This place is very memorable to me as this is where I first stayed when I first visited Sydney in 1992. This harbourside suburb of Sydney is located at the eastern part of Sydney, just three kilometres from the central business district and is still under the management of Sydney Council. It has lots of scenic spots, specially those near the water- the harbour and the bay are special places as they are never crowded and the air is truly fresh here, part of the city of Sydney yet still somewhat isolated from the chaos and crowds of the big city.
Naturally, this is where the rich and famous live also and prices of homes and units are at a premium here. I was lucky enough to know someone who has a flat here which overlooks Rushcutter's Bay.; it also is yachts are docked. My friend's boat is at Rushcutter's Bay and we can see it from the balcony even!
This impressive fort was originally used to house convicts to keep them from escaping. Most convicts in the early days could not swim and the risk of being attacked by a shark deterred prisoners from escaping.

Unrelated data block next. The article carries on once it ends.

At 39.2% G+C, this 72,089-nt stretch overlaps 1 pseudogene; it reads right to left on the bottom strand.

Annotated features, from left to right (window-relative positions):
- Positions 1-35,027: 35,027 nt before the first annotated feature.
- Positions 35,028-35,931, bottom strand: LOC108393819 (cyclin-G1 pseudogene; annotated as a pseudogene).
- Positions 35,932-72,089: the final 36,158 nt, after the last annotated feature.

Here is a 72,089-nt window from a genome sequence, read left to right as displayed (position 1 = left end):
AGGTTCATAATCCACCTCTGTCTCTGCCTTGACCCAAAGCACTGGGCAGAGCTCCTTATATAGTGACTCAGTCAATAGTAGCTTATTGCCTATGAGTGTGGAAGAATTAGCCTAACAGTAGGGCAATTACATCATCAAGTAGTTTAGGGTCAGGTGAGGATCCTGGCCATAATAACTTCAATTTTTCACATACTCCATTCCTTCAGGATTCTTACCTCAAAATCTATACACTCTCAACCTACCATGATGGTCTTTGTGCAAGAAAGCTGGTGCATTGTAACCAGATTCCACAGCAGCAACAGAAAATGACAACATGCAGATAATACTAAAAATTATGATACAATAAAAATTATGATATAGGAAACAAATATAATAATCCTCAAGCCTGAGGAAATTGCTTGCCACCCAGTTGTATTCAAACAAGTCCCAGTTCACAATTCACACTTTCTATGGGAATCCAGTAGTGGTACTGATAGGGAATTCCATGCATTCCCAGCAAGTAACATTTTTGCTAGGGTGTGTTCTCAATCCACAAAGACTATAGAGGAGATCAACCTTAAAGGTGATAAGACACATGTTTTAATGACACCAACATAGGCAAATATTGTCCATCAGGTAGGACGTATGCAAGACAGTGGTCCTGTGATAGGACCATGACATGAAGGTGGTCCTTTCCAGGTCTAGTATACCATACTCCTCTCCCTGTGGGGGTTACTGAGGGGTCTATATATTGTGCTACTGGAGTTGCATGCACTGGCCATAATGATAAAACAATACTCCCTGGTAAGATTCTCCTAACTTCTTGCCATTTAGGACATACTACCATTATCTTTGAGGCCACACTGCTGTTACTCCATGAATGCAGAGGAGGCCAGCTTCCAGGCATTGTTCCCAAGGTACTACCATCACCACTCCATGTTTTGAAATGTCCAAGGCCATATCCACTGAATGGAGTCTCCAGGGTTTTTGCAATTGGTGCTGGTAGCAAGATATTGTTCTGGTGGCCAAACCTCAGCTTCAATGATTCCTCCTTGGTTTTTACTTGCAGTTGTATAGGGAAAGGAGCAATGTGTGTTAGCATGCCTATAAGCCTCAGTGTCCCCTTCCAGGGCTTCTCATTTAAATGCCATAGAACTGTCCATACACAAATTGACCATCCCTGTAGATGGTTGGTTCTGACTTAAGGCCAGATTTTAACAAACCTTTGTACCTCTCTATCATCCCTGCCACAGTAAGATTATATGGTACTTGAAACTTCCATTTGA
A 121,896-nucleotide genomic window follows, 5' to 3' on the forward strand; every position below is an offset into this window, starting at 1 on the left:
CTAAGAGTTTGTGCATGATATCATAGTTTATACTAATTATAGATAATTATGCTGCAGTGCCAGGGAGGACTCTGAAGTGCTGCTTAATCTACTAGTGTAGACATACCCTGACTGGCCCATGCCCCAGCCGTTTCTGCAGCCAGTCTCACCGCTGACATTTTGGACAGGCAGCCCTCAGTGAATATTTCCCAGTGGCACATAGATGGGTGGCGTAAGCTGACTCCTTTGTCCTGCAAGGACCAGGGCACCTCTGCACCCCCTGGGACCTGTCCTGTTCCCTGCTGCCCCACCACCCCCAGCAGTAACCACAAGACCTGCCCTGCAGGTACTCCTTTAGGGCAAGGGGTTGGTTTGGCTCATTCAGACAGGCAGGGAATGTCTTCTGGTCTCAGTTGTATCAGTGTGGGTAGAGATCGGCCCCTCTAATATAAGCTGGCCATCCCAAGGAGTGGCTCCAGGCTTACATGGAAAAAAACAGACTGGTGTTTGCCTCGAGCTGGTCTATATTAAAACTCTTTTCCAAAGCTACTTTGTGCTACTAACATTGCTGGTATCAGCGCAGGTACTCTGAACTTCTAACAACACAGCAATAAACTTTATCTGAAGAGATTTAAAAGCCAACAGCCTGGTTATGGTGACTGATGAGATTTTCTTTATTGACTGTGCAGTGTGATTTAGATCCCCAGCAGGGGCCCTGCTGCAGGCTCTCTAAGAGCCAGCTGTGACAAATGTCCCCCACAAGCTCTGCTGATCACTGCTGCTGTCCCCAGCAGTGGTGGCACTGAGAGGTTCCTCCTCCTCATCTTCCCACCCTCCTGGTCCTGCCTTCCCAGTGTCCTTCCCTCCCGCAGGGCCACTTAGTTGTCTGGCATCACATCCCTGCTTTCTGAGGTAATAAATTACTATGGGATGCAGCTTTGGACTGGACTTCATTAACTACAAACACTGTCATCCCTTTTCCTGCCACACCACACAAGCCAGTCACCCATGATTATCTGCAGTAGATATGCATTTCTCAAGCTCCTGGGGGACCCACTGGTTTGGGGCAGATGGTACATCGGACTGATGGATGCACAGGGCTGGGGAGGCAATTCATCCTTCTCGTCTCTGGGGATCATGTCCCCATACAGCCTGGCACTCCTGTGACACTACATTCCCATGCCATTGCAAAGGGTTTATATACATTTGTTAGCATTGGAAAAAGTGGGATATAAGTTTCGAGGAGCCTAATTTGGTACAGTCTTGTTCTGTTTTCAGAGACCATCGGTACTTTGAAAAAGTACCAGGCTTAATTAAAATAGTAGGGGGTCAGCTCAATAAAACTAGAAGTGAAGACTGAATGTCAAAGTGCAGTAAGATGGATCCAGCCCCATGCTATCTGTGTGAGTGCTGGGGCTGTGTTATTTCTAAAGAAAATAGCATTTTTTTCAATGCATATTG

You can take one of the two tours done daily and can be booked at the Sydney Harbour National Park Information Centre.
Cruise aboard Sydney's flagship MV Sydney 2000. Enjoy stunning harbour views a comprehensive commentary and a delicious seafood buffet lunch. Fantastic value for money. Sailing across Sydney Harbor and having a delicious Seafood-Lunch beats everything !
The Seafood-Lunch Cruise will set you back for about AU$ 64,-
There isn't anything quite as beautiful as a sunset. And while in Sydney you'll be amazed at how romantic and exhilirating a sunset can be. While out on a day trip make sure to coincide your timing to capture nature at its most beautiful.
You wish to experience the views! than you have to climb that Bridge - yes to the top! effectionately known as the "Coat Hanger" You will rewarded for the effort.
It is 134m above the harbour. The climb takes 3 1/2 hours and if you are an earlier riser you can experience the views at dawn; if not don't worry you can during the day, at dusk or at night.
Last year Syndey launched "The Discovery Climb" are you game! The visitors are taken into the heart of the bridge, traversing a suspension arch and along stairs and catwalks suspended above the traffic.
Cost depends on time of day.
expect to pay adults from $179.00 to $295.00 children $109.00 to $195.00 AUD